The Priest Climbs Huascaran
The Priest Climbs Huascaran
Page Type: Trip Report
Ancash (Cordillera Blanca), Peru, South America
9.1167°S / 77.6167°W
The Priest Climbs Huascaran
Jul 8, 1971
Created/Edited: Apr 19, 2004 /
Object ID: 169329
Page Score: 72.08%
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From my climbing journal (with some editing) from the summer of 1971, one year after the great earthquake and its devastation.
Yesterday Laurie Skreslet, Larry Derby, Nyle K. Walton, Thomas Samway and I rode in a jeep, which Tom arranged for us, to Mancos, and then up to Musho.
Today we hired three burros to carry our gear up to 4200 m, which is as far as they go. The climb up took almost all day. We camped at the foot of the some glacier polished rocks. A local high school boy from Caras, whom Tom knows, accompanied the arriero and remained with us during the night.
After arriving at our campsite, all of us except Nyle climbed up the moraine above the camp to the edge of the glacier about 1300 feet higher. Here we left our loads of food and equipment and then headed down before dark, except for Larry who slept high with the gear.
The five of us and the boy, Tom's "porter", carried the remaining gear up to Larry at the edge of the glacier by 11 AM. We made this our base camp. Nearby a large cairn complete with a bust of Lenin had been left by the Russians last year.
Because it was still early we decided to take a load to our next camp on the glacier. Nyle stayed down to put up the tent and keep an eye on the equipment, while the high schooler returned to Musho. Larry and Laurie on one rope and Tom and I on the other climbed up perhaps 2000 ft and across the glacier toward the south and stopped at the site of a previous group's camp, probably that of the Seventh Day Adventists. We found some food they had left, including some good German dark bread, and left our gear there, and Tom and I returned to our base camp immediately, while Larry and Laurie climbed a few hundred feet higher before returning.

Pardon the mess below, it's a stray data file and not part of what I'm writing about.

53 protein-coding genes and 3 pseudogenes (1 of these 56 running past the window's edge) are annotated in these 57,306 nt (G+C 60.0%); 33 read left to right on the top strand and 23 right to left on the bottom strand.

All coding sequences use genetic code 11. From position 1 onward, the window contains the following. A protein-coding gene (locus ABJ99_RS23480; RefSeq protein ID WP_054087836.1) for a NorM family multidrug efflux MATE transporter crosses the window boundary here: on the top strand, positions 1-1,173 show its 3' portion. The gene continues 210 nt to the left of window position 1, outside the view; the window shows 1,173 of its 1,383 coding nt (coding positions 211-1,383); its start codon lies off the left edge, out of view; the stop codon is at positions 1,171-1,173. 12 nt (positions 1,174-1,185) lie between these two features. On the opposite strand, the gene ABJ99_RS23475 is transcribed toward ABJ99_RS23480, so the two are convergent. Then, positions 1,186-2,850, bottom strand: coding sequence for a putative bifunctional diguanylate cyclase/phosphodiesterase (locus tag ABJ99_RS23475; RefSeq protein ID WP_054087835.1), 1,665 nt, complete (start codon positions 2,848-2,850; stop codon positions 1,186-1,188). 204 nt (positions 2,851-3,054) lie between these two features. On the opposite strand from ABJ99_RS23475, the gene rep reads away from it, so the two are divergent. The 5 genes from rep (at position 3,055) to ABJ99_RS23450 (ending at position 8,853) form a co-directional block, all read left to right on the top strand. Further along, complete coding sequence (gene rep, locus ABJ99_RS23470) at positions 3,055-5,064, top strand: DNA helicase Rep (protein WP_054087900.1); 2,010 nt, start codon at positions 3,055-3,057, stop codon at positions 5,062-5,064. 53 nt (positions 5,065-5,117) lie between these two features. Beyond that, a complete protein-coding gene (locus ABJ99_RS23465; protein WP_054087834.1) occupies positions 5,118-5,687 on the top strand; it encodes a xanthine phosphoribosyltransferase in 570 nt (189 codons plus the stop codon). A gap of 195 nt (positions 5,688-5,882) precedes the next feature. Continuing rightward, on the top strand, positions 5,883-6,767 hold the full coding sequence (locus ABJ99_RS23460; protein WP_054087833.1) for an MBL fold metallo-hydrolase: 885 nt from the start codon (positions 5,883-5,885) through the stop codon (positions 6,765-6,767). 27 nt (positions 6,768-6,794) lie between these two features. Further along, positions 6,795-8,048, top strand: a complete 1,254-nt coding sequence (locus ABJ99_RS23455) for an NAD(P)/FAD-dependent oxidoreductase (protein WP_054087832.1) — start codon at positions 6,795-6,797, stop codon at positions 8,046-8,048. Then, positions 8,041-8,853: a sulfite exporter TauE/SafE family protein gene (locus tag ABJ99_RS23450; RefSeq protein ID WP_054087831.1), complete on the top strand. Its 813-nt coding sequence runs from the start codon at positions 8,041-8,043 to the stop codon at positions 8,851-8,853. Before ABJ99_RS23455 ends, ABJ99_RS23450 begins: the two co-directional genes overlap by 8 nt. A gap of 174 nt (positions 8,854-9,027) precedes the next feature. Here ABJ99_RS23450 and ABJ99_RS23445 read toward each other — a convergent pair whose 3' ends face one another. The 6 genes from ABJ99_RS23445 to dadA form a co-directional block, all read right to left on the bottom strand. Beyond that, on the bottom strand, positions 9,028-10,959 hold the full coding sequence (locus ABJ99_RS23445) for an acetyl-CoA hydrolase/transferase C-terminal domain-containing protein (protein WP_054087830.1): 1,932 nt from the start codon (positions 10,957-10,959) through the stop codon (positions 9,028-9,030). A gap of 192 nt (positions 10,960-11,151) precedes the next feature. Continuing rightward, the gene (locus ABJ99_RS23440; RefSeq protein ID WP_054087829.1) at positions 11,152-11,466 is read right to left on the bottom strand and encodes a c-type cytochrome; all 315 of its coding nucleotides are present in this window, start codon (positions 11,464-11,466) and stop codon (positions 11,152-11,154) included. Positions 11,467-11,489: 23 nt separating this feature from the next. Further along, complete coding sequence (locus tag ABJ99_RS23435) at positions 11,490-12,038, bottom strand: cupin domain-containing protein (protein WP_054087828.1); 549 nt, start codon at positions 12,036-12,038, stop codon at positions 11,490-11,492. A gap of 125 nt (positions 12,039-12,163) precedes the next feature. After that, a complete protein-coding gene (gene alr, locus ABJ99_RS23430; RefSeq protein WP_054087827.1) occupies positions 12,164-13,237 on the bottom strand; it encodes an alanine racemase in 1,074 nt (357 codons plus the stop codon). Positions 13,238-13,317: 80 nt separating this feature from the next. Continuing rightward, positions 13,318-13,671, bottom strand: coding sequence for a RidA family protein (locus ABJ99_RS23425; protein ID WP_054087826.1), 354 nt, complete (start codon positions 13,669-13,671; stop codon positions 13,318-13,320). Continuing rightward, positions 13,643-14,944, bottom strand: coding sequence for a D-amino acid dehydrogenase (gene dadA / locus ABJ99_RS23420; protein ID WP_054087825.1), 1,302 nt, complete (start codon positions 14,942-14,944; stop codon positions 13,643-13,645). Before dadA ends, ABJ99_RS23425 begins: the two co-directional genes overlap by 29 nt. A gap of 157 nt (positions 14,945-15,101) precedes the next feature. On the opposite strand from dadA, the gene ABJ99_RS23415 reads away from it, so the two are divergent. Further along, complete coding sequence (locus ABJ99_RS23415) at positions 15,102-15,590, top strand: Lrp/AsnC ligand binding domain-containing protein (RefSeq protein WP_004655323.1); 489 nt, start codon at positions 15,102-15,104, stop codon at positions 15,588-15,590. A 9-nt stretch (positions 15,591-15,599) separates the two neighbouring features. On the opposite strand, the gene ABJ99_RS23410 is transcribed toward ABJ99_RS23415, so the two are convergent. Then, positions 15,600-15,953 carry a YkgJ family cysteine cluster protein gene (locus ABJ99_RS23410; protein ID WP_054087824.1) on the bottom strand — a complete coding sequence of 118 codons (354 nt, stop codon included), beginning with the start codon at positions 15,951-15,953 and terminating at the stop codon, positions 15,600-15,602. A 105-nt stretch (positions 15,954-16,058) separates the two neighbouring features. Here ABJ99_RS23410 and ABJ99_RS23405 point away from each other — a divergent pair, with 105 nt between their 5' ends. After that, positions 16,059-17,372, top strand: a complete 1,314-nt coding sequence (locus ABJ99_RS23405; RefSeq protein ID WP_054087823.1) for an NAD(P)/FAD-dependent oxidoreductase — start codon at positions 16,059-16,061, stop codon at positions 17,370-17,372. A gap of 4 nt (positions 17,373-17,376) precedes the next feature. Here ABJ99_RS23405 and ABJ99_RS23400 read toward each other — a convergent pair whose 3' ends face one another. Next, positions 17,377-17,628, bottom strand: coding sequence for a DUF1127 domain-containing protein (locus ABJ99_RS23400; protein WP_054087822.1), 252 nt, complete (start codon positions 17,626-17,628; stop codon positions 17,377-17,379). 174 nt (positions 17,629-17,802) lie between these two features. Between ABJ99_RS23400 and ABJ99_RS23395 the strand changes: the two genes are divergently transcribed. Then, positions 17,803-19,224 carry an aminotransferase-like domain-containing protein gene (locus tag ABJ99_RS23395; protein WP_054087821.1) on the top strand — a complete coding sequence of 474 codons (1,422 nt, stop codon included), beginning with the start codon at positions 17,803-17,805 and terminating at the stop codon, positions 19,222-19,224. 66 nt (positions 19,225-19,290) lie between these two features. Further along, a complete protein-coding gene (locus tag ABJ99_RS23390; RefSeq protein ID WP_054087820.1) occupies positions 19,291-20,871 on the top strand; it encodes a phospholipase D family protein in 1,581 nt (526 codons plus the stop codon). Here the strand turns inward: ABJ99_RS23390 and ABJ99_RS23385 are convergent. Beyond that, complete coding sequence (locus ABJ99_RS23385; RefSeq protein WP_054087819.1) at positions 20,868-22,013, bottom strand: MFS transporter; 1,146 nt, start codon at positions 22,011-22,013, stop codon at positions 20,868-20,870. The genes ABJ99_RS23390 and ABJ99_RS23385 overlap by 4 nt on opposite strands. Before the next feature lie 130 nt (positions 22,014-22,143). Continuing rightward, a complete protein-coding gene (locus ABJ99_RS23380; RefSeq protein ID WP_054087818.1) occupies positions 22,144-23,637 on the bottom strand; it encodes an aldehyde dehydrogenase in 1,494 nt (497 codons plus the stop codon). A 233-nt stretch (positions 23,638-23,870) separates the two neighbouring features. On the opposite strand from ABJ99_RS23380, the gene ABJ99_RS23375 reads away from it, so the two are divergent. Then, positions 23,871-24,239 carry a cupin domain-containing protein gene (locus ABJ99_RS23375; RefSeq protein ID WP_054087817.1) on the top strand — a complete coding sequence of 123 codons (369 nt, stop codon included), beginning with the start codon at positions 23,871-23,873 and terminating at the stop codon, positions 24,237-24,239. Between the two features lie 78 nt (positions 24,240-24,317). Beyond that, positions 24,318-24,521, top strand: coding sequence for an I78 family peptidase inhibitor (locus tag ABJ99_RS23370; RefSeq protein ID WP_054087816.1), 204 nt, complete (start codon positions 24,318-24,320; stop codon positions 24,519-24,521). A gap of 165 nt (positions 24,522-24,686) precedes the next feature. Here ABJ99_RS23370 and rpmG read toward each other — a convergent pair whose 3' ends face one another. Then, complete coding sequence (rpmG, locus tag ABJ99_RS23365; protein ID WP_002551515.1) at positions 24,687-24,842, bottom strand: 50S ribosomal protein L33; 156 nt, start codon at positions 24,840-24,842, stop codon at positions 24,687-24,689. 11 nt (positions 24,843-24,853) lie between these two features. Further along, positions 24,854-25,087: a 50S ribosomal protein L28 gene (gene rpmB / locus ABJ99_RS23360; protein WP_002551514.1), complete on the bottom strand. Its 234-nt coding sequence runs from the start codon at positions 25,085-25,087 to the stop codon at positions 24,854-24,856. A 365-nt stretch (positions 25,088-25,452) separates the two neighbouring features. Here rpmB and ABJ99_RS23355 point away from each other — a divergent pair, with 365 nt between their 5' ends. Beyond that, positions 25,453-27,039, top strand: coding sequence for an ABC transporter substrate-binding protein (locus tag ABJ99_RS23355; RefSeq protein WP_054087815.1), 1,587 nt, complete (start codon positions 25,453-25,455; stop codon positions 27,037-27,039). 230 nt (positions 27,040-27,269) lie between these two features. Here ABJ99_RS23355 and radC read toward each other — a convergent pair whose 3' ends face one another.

Not starting early meant it was another scorching hike across the glacier. Larry and Laurie, who wanted to climb the western spur together, still wanted to make camp by the ice block and continued on and camped there while Nyle Tom and I slept there in the Northface tent.
Nyle is a graduate student in Geography who is writing a dissertation on the Callejon de Huaylas. Tom is a Catholic priest form Rochester, NY, who works in Caras.
Today Nyle, Tom, and I started before the sun was on the glacier and climbed up to Larry and Laurie's cache, where they had camped. After crossing a really huge crevasse on a solid but narrow snow bridge, we climbed up to the left perhaps two hundred feet to where Larry and Laurie were camped and still remained.
Our route bypassed the main part of the icefall on the south. The part we climbed was just south of a prominent rock cliff below the base of the western spur. This was the steepest part of the climb so far and we had already reached the realm of unconsolidated snow and I consequently was awarded the privilege of leading. Except for one 100-foot section our route was not so steep as to require belaying. Gradually the slope leveled off somewhat and we cached our gear behind a chunk of ice, obviously a piece of avalanche debris, at roughly 19,000 ft. and then headed down.